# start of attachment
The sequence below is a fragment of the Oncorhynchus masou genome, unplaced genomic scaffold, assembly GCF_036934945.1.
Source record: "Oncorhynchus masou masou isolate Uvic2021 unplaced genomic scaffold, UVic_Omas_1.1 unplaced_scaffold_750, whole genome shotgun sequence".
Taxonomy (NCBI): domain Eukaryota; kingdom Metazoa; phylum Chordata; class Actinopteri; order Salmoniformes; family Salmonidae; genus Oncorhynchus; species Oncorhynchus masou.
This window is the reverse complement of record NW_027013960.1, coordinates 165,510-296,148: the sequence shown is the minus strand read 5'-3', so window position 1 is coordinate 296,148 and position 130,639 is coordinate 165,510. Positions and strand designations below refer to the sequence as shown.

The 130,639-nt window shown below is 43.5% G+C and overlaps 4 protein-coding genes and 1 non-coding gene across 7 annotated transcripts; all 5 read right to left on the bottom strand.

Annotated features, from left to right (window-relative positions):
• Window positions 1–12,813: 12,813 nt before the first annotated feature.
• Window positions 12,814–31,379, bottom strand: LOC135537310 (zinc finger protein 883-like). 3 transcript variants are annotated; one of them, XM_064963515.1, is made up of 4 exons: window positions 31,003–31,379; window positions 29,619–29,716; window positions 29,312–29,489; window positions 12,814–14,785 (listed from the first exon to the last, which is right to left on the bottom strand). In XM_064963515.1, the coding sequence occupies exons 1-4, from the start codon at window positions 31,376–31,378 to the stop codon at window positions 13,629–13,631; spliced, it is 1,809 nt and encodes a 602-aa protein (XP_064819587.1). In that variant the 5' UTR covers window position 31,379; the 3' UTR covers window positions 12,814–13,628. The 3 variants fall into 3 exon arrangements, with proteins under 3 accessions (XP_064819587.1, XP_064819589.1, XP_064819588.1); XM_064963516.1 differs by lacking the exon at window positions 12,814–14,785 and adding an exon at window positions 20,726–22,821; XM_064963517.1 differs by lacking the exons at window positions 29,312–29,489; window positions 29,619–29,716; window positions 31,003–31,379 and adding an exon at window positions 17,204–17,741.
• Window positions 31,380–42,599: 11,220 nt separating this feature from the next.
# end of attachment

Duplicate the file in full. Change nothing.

The sequence below is a fragment of the Oncorhynchus masou genome, unplaced genomic scaffold, assembly GCF_036934945.1.
Source record: "Oncorhynchus masou masou isolate Uvic2021 unplaced genomic scaffold, UVic_Omas_1.1 unplaced_scaffold_750, whole genome shotgun sequence".
Taxonomy (NCBI): domain Eukaryota; kingdom Metazoa; phylum Chordata; class Actinopteri; order Salmoniformes; family Salmonidae; genus Oncorhynchus; species Oncorhynchus masou.
This window is the reverse complement of record NW_027013960.1, coordinates 165,510-296,148: the sequence shown is the minus strand read 5'-3', so window position 1 is coordinate 296,148 and position 130,639 is coordinate 165,510. Positions and strand designations below refer to the sequence as shown.

The 130,639-nt window shown below is 43.5% G+C and overlaps 4 protein-coding genes and 1 non-coding gene across 7 annotated transcripts; all 5 read right to left on the bottom strand.

Annotated features, from left to right (window-relative positions):
• Window positions 1–12,813: 12,813 nt before the first annotated feature.
• Window positions 12,814–31,379, bottom strand: LOC135537310 (zinc finger protein 883-like). 3 transcript variants are annotated; one of them, XM_064963515.1, is made up of 4 exons: window positions 31,003–31,379; window positions 29,619–29,716; window positions 29,312–29,489; window positions 12,814–14,785 (listed from the first exon to the last, which is right to left on the bottom strand). In XM_064963515.1, the coding sequence occupies exons 1-4, from the start codon at window positions 31,376–31,378 to the stop codon at window positions 13,629–13,631; spliced, it is 1,809 nt and encodes a 602-aa protein (XP_064819587.1). In that variant the 5' UTR covers window position 31,379; the 3' UTR covers window positions 12,814–13,628. The 3 variants fall into 3 exon arrangements, with proteins under 3 accessions (XP_064819587.1, XP_064819589.1, XP_064819588.1); XM_064963516.1 differs by lacking the exon at window positions 12,814–14,785 and adding an exon at window positions 20,726–22,821; XM_064963517.1 differs by lacking the exons at window positions 29,312–29,489; window positions 29,619–29,716; window positions 31,003–31,379 and adding an exon at window positions 17,204–17,741.
• Window positions 31,380–42,599: 11,220 nt separating this feature from the next.